I like that Rusty James (Matt Dillon) is the main character in this film. He’s a genuinely bad kid in a lot of ways. He has no moral code. He thinks he does, but he’s got it all screwed up in his head. He’s the kind of guy who’s willing to walk out on his friends and leave them at the scene of a fight if he has a chance of making time with Patty (Lane), and he doesn’t think before he leads people into harm’s way. He idolizes his older brother, who is a veteran of the gang wars of a few years earlier, the day sof legend that Rusty James and his friends all envy and romanticize. His older brother’s been gone for a while, avoiding some cops who were desperate to pick him up, but he shows up again, and the introduction of the Motorcycle Boy in the film is just perfect. Seeing it in 1983, though, I had a totally different reaction than the one I had this time, even though I loved the technique of it both times. In 1983, I looked at it and thought, “Wow, that guy is the coolest ’50s hood of all time. He’s Fonzie cubed.” This weekend, I looked at it and thought, “OH MY GOD THAT IS RIGHT MICKEY ROURKE USED TO BE BEAUTIFUL.” And such a good actor. So subtle. So alive. You can see Rourke thinking and living in every shot, and he’s so grounded, so natural, that you just accept him as The Motorcycle Boy. He’s this fully-formed icon, exactly what Hinton wrote. And he gives a great performance in the film, a guy who knows his day has passed and who wants more for his brother.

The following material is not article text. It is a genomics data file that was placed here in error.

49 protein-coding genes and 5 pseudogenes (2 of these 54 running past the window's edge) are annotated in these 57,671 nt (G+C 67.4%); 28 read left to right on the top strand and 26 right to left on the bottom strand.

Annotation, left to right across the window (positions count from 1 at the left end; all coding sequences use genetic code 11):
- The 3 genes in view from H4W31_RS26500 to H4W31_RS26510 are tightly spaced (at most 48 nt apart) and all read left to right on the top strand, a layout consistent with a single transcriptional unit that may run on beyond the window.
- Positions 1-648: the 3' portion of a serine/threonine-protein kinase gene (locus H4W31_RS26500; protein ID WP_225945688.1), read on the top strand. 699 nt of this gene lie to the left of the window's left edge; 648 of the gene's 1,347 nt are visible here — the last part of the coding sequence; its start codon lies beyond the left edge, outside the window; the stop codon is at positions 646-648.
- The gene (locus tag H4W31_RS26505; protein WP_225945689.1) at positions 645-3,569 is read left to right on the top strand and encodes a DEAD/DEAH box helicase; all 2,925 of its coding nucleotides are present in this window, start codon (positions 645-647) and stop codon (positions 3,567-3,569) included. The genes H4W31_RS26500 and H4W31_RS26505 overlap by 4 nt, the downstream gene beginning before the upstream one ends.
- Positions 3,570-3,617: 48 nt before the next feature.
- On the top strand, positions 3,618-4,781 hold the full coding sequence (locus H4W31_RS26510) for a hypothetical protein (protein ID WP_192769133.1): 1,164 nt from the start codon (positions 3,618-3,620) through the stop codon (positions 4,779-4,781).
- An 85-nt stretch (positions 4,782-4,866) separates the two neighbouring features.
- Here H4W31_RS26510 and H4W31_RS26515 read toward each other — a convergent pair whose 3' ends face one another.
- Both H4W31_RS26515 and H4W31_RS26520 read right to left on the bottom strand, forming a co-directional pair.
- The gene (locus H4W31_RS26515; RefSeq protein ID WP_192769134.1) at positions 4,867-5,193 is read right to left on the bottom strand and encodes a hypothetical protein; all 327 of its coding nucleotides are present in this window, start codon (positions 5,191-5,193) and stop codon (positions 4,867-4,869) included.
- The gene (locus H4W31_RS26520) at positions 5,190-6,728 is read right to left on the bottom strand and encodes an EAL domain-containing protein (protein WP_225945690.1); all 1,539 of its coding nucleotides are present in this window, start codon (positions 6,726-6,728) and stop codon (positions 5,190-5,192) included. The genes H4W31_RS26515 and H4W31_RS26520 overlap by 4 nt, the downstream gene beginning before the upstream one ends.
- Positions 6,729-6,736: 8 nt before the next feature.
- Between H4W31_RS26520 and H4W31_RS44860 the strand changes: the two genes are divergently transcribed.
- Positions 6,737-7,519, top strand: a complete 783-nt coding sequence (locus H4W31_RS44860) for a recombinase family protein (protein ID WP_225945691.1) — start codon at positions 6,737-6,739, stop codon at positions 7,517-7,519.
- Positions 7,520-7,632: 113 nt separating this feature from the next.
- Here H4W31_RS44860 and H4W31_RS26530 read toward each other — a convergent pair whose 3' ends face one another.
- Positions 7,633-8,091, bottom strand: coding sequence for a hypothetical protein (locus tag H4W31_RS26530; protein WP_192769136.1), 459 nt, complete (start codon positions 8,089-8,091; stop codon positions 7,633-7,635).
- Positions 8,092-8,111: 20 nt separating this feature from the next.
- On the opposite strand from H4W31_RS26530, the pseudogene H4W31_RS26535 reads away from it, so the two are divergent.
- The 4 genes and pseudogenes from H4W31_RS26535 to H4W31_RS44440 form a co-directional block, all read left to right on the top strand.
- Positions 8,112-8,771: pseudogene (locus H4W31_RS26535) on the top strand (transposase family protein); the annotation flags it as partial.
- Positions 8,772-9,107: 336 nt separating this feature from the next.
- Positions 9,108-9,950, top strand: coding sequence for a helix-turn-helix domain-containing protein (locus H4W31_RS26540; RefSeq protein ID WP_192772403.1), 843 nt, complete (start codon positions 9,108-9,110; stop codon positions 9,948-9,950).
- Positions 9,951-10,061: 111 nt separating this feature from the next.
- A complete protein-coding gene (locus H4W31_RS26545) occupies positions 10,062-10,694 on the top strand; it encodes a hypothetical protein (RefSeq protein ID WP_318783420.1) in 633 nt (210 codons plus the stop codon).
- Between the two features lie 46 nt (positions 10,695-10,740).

When I told Will Goss we were going to be doing this film (and some of the others coming up in the next few entries in this series), he asked me if I really think of this as an essential film. Absolutely. I think Coppola is an essential filmmaker, and if you’re going to really understand and respect his art, you have to look at the films he made when he was playing around, when he was experimenting. Those are the films where I think Coppola lays himself most bare. Yes, “The Godfather Part II” is one of the great films of all time, but for that year, “The Conversation” is the movie that I rewatch more often. And as much as I love “The Outsiders,” I think you see just how florid and overheated and beautiful the world is through the filter of Francis Ford Coppola in the bruised monochrome beauty of “Rumble Fish.”